Quite often, whether I’m sitting down with a client or speaking briefly to a customer at the health food store, the topic of blood sugar will come up in conversation.

I’ll often hear something along the lines of:

“I’ve had my blood sugar tested, it’s normal. My doctor is happy with the result so there isn’t an issue.”

Although it is not their fault that they have this assumption (not everyone studies health like I do), this is not a correct assumption. My clients I can explain this to and help them to understand. For the customers that come into the health food store, the conversation often stops there as I don’t have the time to educate them. Which is one of the reasons I’m writing this post!


It can be hard to explain that your fasting glucose or oral glucose tolerance test (OGTT) may mean absolutely nothing, in terms of your risk of diabetes or the effect that insulin could be having on your health.

Testing your blood glucose gives us a good understanding of your blood glucose level at any one moment, or after a period of a few hours, which is what the OGTT measures. However, it does not represent a longer period of time.

The HB1AC blood test gives us a more accurate understanding of blood glucose over a longer period of time and is a good test for those who have already been diagnosed with pre-diabetes or diabetes to get an understanding of whether they are keeping their blood glucose under control.


But normal levels do not clear you of insulin resistance.


Why is insulin sensitivity so important?

Insulin is a hormone secreted by the pancreas in response to a high blood sugar level. Insulin tells the body to take the excess glucose from the blood and store it in the liver or fat cells if it is not required immediately for energy. If a person has consistently high blood sugar, insulin is constantly in ‘overdrive’ to lower it. While insulin is working, it will result in your blood sugar being lowered to a safe and normal level. But over time, the body will eventually ‘lose’ sensitivity and eventually, this results in insulin resistance.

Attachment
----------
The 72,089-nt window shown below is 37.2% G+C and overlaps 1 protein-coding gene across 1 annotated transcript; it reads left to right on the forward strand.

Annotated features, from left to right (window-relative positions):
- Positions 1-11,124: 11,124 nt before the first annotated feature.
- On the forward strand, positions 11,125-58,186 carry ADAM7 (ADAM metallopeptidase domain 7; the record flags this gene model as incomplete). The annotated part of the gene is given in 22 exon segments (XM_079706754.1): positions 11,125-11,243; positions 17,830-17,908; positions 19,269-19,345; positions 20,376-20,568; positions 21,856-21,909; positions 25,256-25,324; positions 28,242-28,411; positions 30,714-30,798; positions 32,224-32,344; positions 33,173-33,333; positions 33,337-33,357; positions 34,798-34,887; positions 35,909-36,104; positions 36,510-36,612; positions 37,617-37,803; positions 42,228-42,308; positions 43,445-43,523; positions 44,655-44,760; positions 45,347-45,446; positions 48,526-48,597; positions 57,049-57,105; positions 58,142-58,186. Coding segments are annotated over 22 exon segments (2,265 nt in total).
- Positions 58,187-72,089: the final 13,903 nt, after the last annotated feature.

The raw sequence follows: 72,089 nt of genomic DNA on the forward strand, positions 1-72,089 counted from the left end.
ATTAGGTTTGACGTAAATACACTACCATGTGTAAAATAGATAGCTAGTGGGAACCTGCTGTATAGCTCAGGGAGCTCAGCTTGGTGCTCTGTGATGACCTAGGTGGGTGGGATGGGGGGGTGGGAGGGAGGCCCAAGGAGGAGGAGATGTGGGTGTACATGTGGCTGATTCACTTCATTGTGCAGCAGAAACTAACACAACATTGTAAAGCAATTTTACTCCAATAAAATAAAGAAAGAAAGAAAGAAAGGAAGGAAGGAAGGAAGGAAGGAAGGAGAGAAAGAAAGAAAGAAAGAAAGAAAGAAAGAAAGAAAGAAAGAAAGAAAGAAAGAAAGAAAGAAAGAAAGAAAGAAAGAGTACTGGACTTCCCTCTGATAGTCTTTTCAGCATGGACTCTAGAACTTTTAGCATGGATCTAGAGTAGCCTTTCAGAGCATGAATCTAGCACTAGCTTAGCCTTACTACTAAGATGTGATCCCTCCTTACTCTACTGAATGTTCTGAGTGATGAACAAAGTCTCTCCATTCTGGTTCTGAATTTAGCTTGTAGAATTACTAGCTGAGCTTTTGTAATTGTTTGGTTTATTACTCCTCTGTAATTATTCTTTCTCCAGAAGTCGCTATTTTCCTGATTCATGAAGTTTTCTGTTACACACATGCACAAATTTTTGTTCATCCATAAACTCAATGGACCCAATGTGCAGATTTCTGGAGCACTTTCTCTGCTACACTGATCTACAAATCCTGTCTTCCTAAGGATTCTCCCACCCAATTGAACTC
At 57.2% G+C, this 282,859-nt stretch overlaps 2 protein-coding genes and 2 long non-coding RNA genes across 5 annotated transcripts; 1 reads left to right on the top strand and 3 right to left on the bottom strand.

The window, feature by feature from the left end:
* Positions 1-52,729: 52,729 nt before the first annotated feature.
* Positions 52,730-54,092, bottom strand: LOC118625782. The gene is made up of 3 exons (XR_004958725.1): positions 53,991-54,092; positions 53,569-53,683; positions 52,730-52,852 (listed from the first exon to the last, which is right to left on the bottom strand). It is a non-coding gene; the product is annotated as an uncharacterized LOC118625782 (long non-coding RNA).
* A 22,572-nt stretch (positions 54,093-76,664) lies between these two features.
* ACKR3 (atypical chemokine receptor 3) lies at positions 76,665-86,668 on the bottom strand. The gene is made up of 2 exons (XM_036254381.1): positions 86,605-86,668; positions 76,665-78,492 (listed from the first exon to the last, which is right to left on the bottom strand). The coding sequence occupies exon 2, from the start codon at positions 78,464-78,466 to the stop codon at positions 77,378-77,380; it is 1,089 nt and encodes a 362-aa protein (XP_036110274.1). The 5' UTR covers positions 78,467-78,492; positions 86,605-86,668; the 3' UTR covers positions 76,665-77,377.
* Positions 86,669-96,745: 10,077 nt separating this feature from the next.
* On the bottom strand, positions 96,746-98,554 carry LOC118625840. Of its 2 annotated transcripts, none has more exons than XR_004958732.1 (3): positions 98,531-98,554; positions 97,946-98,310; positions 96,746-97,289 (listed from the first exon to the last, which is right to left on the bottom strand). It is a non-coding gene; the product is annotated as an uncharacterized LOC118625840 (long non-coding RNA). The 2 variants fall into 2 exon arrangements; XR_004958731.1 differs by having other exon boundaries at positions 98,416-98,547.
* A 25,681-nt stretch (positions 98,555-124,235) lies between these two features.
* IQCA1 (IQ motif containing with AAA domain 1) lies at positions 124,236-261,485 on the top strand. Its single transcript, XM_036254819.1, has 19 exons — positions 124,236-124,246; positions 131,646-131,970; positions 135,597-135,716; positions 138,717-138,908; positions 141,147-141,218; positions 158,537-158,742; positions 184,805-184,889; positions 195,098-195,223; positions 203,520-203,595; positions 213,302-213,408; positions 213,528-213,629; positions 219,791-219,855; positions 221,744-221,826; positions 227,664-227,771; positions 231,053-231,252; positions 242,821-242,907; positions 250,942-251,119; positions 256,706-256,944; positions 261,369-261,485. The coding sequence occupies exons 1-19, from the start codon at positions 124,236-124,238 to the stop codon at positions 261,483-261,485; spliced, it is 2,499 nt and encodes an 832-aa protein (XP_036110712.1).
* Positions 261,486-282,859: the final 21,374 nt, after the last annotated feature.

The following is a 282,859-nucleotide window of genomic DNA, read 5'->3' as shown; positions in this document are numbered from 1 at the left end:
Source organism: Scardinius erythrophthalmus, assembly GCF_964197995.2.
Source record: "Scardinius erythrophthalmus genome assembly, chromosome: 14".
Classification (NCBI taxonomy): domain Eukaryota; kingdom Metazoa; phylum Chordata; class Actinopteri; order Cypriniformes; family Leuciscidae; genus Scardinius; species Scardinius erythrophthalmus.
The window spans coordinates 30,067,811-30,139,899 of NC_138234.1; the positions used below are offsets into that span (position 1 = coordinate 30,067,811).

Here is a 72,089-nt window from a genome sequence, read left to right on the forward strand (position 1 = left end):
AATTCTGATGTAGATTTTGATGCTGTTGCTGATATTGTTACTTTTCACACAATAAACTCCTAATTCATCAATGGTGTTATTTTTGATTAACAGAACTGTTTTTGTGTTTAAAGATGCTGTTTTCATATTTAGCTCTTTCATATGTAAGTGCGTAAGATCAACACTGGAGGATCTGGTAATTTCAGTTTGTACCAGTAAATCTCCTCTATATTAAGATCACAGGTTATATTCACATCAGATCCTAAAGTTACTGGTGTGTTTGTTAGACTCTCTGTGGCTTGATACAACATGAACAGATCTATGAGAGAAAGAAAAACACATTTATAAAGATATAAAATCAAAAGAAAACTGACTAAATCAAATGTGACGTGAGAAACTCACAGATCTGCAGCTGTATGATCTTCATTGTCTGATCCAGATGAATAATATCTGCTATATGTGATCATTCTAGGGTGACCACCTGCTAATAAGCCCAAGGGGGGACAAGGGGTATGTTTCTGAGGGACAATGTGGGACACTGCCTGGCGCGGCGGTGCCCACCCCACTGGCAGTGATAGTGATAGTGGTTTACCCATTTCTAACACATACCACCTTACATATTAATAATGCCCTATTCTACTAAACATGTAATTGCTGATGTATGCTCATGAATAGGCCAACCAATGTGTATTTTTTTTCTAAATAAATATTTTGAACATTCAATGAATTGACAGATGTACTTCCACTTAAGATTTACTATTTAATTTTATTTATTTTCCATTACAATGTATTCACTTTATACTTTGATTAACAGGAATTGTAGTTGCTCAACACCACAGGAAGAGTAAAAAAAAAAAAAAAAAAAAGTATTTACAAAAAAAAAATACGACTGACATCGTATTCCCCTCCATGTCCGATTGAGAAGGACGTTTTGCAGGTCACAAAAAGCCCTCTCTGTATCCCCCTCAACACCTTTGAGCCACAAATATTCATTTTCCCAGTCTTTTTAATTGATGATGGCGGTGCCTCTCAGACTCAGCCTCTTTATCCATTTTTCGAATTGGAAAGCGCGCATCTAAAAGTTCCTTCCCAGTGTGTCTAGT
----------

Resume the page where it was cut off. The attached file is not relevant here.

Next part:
So, this is how a person can be insulin resistant, but still have normal blood sugar levels. If insulin sensitivity decreases, then this is when blood glucose will appear at higher levels… But by this time, it’s much harder to reverse the damage that has already been done.


Signs and symptoms of insulin resistance

  • Increased weight, especially in the abdominal region
  • Easy weight gain, or difficulty losing weight
  • Polycystic ovarian syndrome (PCOS)
  • Darkened areas of skin, especially in the underarm or neck region (acanthosis nigeria)
  • Skin tags
  • A diagnosis of fatty liver
  • High cholesterol
  • Atherosclerosis (arterial/blood vessel walls have a high sensitivity to insulin and are often the first to suffer from insulin resistance)


So why are so many people that exhibit these signs and symptoms in the frame of mind that they do not have metabolic issues and aren’t at risk of developing diabetes?

Because the wrong tests are being utilised.


As we know, diabetes is not something that comes out of nowhere. It takes years, sometimes even decades of poor diet/lifestyle, as well as genetic and other influences. So if we can get an idea before things get REALLY out of hand – shouldn’t we?


Appropriate testing for insulin resistance


To get an idea of the severity of insulin resistance, it is best to calculate the HOMA-IR score, which is a calculation that involves tests for both fasting insulin and fasting glucose.



Triglycerides can also give us a good picture of what your insulin is doing. High insulin swimming around in the blood will prevent the breakdown of triglycerides. Often your GP will be quite happy to test triglycerides as part of a lipid (cholesterol) panel.

High triglycerides are often suggestive of excessive consumption of carbohydrates – especially refined carbs and sugars, such as white flour products (bread, rice, pasta) and sweets which will cause a spike in blood sugar.

If you have a high triglyceride level and do not think you eat sweet foods or do not actively seek them out, it’s possible you could be unaware of the hidden sugars in many common food products that you might be exposing yourself to.



That being said, diet is not always the main contributing factor. Inflammation, poor sleep and chronic stress are also some other triggers for chronically increased insulin and blood sugar imbalance.


Without this valuable testing, by the time pre-diabetes or diabetes has been diagnosed, it’s much harder to reverse the damage that has been done. If the above tests are carried out and it is found that you are in fact insulin resistant, it’s almost like seeing into the future – lifestyle changes and an effective treatment plan can be put into place to prevent health conditions and other symptoms before they arise.


If you are concerned about your blood sugar or insulin levels, it’s important to see a knowledgeable health practitioner to get the right tests done and discuss the causes and take the right steps to take to improve your health.




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